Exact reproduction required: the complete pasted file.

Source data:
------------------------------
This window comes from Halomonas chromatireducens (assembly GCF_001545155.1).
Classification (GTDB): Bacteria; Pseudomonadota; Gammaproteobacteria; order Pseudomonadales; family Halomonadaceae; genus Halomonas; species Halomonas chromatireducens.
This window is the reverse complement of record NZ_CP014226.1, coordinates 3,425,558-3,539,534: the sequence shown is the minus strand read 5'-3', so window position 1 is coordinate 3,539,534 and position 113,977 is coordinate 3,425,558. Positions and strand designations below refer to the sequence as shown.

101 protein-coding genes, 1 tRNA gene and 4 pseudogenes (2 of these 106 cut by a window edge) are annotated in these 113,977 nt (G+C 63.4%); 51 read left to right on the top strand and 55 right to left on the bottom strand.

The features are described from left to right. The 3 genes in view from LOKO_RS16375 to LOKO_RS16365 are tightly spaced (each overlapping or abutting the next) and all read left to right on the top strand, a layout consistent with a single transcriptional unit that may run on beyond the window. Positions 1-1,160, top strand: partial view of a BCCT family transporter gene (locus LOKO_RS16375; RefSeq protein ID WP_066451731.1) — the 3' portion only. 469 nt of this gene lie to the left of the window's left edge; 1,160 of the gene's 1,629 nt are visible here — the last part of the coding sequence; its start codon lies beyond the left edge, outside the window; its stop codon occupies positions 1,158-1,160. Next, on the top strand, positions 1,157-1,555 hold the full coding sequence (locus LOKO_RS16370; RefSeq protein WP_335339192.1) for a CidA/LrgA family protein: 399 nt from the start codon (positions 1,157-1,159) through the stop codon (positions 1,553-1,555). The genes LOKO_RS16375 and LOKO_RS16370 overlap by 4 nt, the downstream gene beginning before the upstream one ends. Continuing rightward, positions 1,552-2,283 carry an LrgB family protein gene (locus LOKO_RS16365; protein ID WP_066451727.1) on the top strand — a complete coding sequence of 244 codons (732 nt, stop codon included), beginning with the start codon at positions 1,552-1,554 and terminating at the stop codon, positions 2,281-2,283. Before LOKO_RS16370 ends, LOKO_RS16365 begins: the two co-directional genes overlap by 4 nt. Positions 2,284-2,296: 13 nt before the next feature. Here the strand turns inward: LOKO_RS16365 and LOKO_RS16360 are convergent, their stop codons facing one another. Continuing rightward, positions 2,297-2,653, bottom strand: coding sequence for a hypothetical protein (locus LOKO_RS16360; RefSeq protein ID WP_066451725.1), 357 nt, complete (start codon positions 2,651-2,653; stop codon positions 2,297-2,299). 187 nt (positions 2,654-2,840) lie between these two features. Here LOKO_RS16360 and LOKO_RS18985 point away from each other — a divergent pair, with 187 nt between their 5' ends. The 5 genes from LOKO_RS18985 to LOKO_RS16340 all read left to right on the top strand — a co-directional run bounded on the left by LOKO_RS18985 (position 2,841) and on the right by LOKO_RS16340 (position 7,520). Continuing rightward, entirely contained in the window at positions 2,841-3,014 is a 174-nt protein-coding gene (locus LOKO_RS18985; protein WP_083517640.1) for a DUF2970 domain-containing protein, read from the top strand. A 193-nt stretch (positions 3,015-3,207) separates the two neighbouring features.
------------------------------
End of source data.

This window comes from Halomonas chromatireducens (assembly GCF_001545155.1).
Classification (GTDB): Bacteria; Pseudomonadota; Gammaproteobacteria; order Pseudomonadales; family Halomonadaceae; genus Halomonas; species Halomonas chromatireducens.
This window is the reverse complement of record NZ_CP014226.1, coordinates 3,425,558-3,539,534: the sequence shown is the minus strand read 5'-3', so window position 1 is coordinate 3,539,534 and position 113,977 is coordinate 3,425,558. Positions and strand designations below refer to the sequence as shown.

101 protein-coding genes, 1 tRNA gene and 4 pseudogenes (2 of these 106 cut by a window edge) are annotated in these 113,977 nt (G+C 63.4%); 51 read left to right on the top strand and 55 right to left on the bottom strand.

The features are described from left to right. The 3 genes in view from LOKO_RS16375 to LOKO_RS16365 are tightly spaced (each overlapping or abutting the next) and all read left to right on the top strand, a layout consistent with a single transcriptional unit that may run on beyond the window. Positions 1-1,160, top strand: partial view of a BCCT family transporter gene (locus LOKO_RS16375; RefSeq protein ID WP_066451731.1) — the 3' portion only. 469 nt of this gene lie to the left of the window's left edge; 1,160 of the gene's 1,629 nt are visible here — the last part of the coding sequence; its start codon lies beyond the left edge, outside the window; its stop codon occupies positions 1,158-1,160. Next, on the top strand, positions 1,157-1,555 hold the full coding sequence (locus LOKO_RS16370; RefSeq protein WP_335339192.1) for a CidA/LrgA family protein: 399 nt from the start codon (positions 1,157-1,159) through the stop codon (positions 1,553-1,555). The genes LOKO_RS16375 and LOKO_RS16370 overlap by 4 nt, the downstream gene beginning before the upstream one ends. Continuing rightward, positions 1,552-2,283 carry an LrgB family protein gene (locus LOKO_RS16365; protein ID WP_066451727.1) on the top strand — a complete coding sequence of 244 codons (732 nt, stop codon included), beginning with the start codon at positions 1,552-1,554 and terminating at the stop codon, positions 2,281-2,283. Before LOKO_RS16370 ends, LOKO_RS16365 begins: the two co-directional genes overlap by 4 nt. Positions 2,284-2,296: 13 nt before the next feature. Here the strand turns inward: LOKO_RS16365 and LOKO_RS16360 are convergent, their stop codons facing one another. Continuing rightward, positions 2,297-2,653, bottom strand: coding sequence for a hypothetical protein (locus LOKO_RS16360; RefSeq protein ID WP_066451725.1), 357 nt, complete (start codon positions 2,651-2,653; stop codon positions 2,297-2,299). 187 nt (positions 2,654-2,840) lie between these two features. Here LOKO_RS16360 and LOKO_RS18985 point away from each other — a divergent pair, with 187 nt between their 5' ends. The 5 genes from LOKO_RS18985 to LOKO_RS16340 all read left to right on the top strand — a co-directional run bounded on the left by LOKO_RS18985 (position 2,841) and on the right by LOKO_RS16340 (position 7,520). Continuing rightward, entirely contained in the window at positions 2,841-3,014 is a 174-nt protein-coding gene (locus LOKO_RS18985; protein WP_083517640.1) for a DUF2970 domain-containing protein, read from the top strand. A 193-nt stretch (positions 3,015-3,207) separates the two neighbouring features.